In the wake of U.S. election results, Americans attending COP22 started getting a lot of questions from their global colleagues: What do we think of the president-elect? What positions will he take? Who will he appoint to be in his Cabinet? But mostly—since we were at a conference focused on international cooperation on dealing with our shared planetary climate crisis—the question was: “What does the election mean for U.S. action on climate change?”
After fielding these swirling questions for a full day, the US Climate Action Network (USCAN) decided to dedicate their daily press conference on the following day, November 10th, to the topic—and they asked the U.S. faith delegation to provide religious leaders to speak. Interfaith speakers at the press conference included: The Right Reverend Marc Handley Andrus, Bishop of the Episcopal Diocese of California; Rev. Jenny Phillips, Minister for Environmental Stewardship and Advocacy for the Pacific Northwest Conference of The United Methodist Church; Imaad Khan, Policy Analyst, Texas Interfaith Power & Light; and me, representing COEJL, the Coalition on the Environment and Jewish Life.
You can watch the whole thing at this link and find the text of the speech as delivered at this link, but what I want to share with you here in this space is the longer version of my remarks—the one that includes reference to Kristallnacht, the anniversary of which fell on the date of the press conference. This version was too long for the press conference, so something needed to go. And the inclusion of the Kristallnacht reference may have been intense in that specific interfaith, international context. So for purposes of the press conference, it got cut, along with another paragraph or two.
But I am thinking a lot these days about the lessons of history and lived experience—particularly, the lessons of history and lived experience for marginalized and vulnerable communities. And it seems to me that one of the most important things people in America’s marginalized and vulnerable communities need to be doing right now, in this era not only of climate change but also of the rise to power of white nationalist elements—is knitting ourselves together in networks of mutual concern. We can do that by listening intently to the stories of others (here’s a thought-provoking one, and here’s another, and another) and by telling our own.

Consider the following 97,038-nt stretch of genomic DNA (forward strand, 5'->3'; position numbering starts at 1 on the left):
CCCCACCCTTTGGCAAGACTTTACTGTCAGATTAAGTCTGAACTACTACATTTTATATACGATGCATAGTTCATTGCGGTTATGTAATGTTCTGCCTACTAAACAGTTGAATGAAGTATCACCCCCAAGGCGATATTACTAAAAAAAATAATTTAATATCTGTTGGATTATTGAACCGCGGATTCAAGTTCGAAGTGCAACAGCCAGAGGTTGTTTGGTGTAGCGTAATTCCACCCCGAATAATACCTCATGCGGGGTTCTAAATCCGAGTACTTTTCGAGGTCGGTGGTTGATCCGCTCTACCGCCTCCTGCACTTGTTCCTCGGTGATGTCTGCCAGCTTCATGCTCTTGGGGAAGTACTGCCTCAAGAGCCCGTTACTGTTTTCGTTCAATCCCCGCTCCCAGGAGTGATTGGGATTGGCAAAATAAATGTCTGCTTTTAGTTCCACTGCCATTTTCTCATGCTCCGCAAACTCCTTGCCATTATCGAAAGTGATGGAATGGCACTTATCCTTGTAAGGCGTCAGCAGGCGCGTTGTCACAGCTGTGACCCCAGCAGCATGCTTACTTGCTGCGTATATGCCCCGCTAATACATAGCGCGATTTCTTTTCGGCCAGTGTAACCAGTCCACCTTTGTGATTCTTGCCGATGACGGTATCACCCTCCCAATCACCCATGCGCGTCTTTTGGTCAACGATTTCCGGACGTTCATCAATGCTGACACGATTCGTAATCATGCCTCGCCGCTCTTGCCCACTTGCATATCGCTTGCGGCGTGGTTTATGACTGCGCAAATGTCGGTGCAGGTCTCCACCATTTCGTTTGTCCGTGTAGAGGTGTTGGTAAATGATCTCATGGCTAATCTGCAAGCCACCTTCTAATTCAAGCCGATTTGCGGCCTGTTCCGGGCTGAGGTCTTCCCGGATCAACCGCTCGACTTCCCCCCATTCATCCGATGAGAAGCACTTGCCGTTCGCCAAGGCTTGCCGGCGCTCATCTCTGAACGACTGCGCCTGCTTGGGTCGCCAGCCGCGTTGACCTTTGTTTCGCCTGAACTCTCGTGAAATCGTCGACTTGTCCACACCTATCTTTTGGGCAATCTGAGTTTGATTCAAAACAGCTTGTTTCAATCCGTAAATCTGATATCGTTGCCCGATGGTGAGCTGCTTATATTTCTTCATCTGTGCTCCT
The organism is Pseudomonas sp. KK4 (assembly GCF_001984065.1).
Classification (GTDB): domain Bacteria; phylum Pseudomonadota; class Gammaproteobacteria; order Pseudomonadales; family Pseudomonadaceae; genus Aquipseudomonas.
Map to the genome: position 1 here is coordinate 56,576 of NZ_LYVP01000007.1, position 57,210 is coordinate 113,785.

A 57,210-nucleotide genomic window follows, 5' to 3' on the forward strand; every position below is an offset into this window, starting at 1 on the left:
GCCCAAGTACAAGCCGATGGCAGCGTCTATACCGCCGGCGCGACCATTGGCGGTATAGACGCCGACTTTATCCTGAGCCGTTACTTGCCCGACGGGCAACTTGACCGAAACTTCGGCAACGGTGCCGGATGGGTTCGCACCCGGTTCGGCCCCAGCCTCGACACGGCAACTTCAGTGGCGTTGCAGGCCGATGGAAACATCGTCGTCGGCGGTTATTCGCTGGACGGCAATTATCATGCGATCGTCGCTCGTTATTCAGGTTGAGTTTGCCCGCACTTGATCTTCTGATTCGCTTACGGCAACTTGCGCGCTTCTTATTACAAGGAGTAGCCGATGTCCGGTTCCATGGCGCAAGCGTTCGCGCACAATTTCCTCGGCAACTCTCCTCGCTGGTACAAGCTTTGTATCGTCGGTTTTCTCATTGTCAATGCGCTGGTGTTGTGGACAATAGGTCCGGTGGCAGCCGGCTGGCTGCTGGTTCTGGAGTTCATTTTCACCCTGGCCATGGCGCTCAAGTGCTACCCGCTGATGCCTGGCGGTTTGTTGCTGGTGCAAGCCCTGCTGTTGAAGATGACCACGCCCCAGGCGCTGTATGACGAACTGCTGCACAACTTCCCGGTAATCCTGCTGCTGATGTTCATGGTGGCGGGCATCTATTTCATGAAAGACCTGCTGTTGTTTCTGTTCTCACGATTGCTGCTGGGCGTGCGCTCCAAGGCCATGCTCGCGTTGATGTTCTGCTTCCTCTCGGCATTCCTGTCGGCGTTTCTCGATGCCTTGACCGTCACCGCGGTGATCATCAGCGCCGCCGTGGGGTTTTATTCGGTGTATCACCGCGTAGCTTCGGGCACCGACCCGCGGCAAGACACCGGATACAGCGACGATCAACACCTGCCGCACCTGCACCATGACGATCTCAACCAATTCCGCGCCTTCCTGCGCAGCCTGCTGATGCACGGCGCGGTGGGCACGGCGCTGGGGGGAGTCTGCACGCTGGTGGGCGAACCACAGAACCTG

“Our future depends on the sanity of each of us, and we have a profound stake, beyond the personal, in the project of describing our reality as candidly and fully as we can to each other.” –Adrienne Rich
Last night and today marks the 78th anniversary of Kristallnacht, the night when in Germany, Jewish homes, businesses, schools, and synagogues were attacked and torched. Many Jews were beaten, or killed, or imprisoned. Kristallnacht marked a turning point for Jews in Germany, signaling the public beginning of that long nightmare, the Holocaust.
One of the side effects of climate change is increasing stress on human communities—stress due to heat, drought, changing agricultural patterns, climate-related disasters, economic and workforce shifts, and encroaching seas. We know from experience that when human communities are stressed, they can break—like so much shattered glass.